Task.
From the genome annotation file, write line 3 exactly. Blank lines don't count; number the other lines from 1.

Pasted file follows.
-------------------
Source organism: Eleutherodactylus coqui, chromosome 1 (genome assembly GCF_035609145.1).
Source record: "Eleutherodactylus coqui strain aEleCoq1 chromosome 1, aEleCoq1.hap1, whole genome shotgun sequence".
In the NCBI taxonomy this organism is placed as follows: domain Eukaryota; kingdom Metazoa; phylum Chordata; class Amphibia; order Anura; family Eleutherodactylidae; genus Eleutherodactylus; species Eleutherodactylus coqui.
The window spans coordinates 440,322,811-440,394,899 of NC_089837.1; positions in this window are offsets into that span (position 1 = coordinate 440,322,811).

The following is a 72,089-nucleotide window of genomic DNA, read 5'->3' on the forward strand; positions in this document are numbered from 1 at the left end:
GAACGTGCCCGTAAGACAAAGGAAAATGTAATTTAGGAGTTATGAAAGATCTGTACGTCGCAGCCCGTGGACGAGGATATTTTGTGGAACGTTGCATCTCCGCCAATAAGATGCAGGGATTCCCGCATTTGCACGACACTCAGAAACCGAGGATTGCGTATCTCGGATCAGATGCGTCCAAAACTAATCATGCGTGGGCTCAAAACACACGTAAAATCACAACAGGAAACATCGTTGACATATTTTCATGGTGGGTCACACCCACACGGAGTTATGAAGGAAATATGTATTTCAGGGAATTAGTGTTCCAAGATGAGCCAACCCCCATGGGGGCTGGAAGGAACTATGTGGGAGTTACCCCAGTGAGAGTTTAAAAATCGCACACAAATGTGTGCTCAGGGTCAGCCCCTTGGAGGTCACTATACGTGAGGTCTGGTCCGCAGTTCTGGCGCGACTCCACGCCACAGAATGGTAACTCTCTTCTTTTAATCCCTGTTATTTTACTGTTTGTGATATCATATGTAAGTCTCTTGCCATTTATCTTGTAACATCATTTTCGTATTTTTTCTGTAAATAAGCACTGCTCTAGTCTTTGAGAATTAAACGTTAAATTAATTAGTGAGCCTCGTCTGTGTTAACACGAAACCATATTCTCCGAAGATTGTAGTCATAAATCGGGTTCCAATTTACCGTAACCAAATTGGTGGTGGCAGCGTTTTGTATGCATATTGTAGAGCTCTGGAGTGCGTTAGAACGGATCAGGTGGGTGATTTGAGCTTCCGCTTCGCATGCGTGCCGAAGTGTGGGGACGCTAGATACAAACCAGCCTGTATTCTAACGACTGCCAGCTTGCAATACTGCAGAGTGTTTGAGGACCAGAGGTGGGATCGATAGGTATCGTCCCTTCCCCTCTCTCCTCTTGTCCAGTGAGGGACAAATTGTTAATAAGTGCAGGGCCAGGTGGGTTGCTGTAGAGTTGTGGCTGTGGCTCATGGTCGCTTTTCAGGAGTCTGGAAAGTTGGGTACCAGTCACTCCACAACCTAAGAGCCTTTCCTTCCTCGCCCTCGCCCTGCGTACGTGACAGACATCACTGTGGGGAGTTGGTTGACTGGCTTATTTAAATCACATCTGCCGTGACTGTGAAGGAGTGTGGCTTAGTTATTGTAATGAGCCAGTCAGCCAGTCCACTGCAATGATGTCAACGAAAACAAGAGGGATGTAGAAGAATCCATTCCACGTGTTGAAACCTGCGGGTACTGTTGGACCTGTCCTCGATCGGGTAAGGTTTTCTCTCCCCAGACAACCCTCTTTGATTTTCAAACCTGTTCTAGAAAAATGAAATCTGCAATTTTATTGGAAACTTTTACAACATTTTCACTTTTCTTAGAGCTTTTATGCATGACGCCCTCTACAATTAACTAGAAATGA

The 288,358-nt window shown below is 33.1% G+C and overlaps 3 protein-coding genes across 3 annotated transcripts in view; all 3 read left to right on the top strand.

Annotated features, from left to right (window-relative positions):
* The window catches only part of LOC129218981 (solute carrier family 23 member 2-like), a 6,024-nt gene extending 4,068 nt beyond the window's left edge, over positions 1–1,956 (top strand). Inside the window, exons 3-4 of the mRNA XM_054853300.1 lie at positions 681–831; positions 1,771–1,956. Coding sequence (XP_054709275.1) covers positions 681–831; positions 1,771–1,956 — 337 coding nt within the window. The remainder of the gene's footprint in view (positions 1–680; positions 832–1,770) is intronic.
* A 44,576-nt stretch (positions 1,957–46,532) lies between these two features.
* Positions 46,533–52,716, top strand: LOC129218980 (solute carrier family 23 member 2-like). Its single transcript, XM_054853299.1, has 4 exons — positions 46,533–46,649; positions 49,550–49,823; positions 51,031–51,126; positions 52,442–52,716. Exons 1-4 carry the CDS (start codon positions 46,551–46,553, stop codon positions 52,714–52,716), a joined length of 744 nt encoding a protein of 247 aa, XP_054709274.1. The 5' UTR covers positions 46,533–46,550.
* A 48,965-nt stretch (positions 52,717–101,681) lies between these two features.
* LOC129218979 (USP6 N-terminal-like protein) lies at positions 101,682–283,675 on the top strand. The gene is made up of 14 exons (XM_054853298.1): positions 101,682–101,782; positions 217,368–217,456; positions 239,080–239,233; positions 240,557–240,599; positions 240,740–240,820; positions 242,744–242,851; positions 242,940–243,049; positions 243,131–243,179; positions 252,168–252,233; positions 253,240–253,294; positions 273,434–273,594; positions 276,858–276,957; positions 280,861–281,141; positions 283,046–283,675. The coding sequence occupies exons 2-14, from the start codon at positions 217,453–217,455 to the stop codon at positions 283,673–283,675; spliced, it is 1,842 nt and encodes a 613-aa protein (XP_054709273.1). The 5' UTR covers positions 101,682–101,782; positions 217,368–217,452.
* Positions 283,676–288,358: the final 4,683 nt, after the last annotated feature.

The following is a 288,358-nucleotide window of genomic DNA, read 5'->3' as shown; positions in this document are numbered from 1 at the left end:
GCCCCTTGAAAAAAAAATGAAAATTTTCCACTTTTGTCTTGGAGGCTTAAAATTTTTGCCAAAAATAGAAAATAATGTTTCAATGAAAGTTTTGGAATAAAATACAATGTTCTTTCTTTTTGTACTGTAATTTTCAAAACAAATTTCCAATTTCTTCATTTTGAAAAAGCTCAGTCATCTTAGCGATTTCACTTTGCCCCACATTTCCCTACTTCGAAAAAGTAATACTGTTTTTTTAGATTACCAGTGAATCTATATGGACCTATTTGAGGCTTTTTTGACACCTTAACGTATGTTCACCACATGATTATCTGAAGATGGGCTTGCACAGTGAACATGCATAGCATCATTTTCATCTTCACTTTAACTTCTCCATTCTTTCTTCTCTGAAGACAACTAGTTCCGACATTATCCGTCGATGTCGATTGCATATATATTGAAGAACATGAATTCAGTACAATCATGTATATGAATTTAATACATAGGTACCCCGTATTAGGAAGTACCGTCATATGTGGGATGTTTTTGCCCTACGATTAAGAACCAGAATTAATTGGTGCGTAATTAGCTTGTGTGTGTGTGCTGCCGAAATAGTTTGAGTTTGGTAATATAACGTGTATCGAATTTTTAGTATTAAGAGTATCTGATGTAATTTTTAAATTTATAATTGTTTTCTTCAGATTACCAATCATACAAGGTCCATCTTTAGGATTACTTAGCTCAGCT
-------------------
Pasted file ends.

In the NCBI taxonomy this organism is placed as follows: domain Eukaryota; kingdom Metazoa; phylum Chordata; class Amphibia; order Anura; family Eleutherodactylidae; genus Eleutherodactylus; species Eleutherodactylus coqui.